Richard Smith, TruthOut, January 15, 2014

This article is a lightly revised and updated version of the article originally published as "Beyond Growth or Beyond Capitalism?" in Real-World Economics Review, issue 53, June 26, 2010, pages 28-42.

Richard Heinberg,, January 15, 2014
The trade deal, negotiated in secret, is now trying to receive fact track authority so that it can be rushed through Congress with little say by elected lawmakers. (Image: CD)

The past couple of decades of globalization have been a disaster for planetary ecosystems, indigenous peoples, and most middle-class citizens, but a gravy train for big investors, investment bankers, and managers of transnational corporations.

Richard Smith, ThruthOut, January 9, 2014
Jared Rodriguez Truthout

In what scientists have called "The Great Acceleration," the engine of global capitalist economic development since 1950 has now engulfed nearly the whole world and accelerated at an ever-faster speed, overwhelming our small blue planet's finite natural resources and limited ability to withstand pollution in a last great fire sale of global upper and middle-class overconsumption.

Linda Nguyen, Canadian Press, January 2, 2014
Rich CEOs

TORONTO - By the time you finish lunch on Thursday, Canada's top paid CEOs will have already earned the equivalent of your annual salary. It may be hard to swallow, but according to an annual review by the Canadian Centre for Policy Alternatives, by 1:11 p.m. on Jan. 2, the average top paid Canadian CEO will have been earned as much as the average full-time worker's yearly income. The review found the average compensation among Canada's top 100 CEOs was $7.96 million in 2012. This compared with the average annual Canadian worker's salary of $46,634.

Ben Whitford, Ecologist, December 28, 2013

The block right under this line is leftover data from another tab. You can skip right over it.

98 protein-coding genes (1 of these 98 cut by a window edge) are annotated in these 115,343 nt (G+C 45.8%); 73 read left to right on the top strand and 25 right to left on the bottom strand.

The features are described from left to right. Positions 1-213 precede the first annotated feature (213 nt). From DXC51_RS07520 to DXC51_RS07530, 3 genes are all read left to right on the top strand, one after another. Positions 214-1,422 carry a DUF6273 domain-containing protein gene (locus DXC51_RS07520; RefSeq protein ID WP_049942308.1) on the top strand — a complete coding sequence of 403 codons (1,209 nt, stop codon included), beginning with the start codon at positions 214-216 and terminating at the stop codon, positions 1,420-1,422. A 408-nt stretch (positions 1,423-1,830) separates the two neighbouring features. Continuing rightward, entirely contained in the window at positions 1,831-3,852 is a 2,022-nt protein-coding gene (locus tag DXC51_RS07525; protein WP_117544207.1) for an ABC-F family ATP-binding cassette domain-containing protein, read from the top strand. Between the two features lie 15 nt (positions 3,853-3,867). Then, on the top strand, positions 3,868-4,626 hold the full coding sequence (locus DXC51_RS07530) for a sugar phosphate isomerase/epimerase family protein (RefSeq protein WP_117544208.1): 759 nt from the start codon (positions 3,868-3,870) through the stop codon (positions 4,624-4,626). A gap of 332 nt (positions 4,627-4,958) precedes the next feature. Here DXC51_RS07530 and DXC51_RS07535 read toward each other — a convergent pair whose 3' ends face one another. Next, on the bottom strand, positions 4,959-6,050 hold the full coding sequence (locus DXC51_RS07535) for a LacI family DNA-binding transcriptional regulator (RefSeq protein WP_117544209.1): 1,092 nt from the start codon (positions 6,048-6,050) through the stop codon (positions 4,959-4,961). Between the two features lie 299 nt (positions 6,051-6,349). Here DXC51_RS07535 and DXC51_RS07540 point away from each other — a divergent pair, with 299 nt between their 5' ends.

A shadowy but extraordinarily powerful legislation-mill and stealth-lobbying outfit, ALEC specialises in quietly shepherding right-wing legislation through America’s statehouses - a process that, until recently, went all but unnoticed by the national media. In recent months, however, ALEC has found itself the subject of a great deal of unwanted attention.

Suzanne Goldenberg, The Guardian, December 21, 2013
climate denial

Conservative groups may have spent up to $1bn a year on the effort to deny science and oppose action on climate change, according to thefirst extensive study into the anatomy of the anti-climate effort. The anti-climate effort has been largely underwritten by conservative billionaires, often working through secretive funding networks. They have displaced corporations as the prime supporters of 91 think tanks, advocacy groups and industry associations which have worked to block action on climate change.

Erin Flegg, DeSmog Blog, December 17, 2013
Port Metro Vancouver

When it comes to shipping coal, it looks like the Vancouver Port Authority is taking a page out of the U.S. coal lobby's books. In an effort to combat negative public opinion about coal and the proposed expansion of coal exports through Fraser Surrey Docks, the port authority has hired public relations firm Edelman Vancouver to revamp its image. Edelman is the largest public relations firm in B.C. and the company has a history of both pushing coal exports and disregarding public opinion.

Ian Angus, Climate and Capitalism, December 17, 2013
Daniel Tanuro

Tanuro is most successful in his challenge to mainstream greens. He rebuts the common view that pollution is caused by humanity in general — “it would be infinitely more accurate to refer to capitalist climate change instead of ‘anthropogenic’ climate change.”(43) Then, in an effective argument that mostly avoids abstract economic theory, he demonstrates the practical impossibility of stopping the climate crisis by carbon taxes, emissions trading, green subsidies, or any other means short of radical social change.

Adam Corner, The Guardian, December 14, 2013
Every little bit helps, a dangerous mantra

In 2014, England will follow the example set by Wales and Scotland and introduce a carrier bag charge. If the Welsh and Scottish experiences are anything to go by, the policy will drastically reduce the number of bags in circulation, keeping unnecessary waste out of landfill and removing a little polythene from the diet of our cities' seagulls. Like recycling, re-using carrier bags has become something of an iconic "sustainable behaviour".

Heather Smith, Grist, December 14, 2013

I grew up around the North American Free Trade Agreement. It was all grownups talked about in Detroit: the Sound of NAFTA. Although not much rhymed with that phrase, the hills were indeed alive with the sounds of grouchy tool and die workers, complaining that all of our jobs were going to Mexico. As a kid, I found it hard to see what was so exciting about jobs. My dad worked in a tool and die shop with bad ventilation and no heat, and every winter he would come down with a case of bronchitis that was one order of magnitude worse than the last. But it didn’t matter what we thought, anyway.


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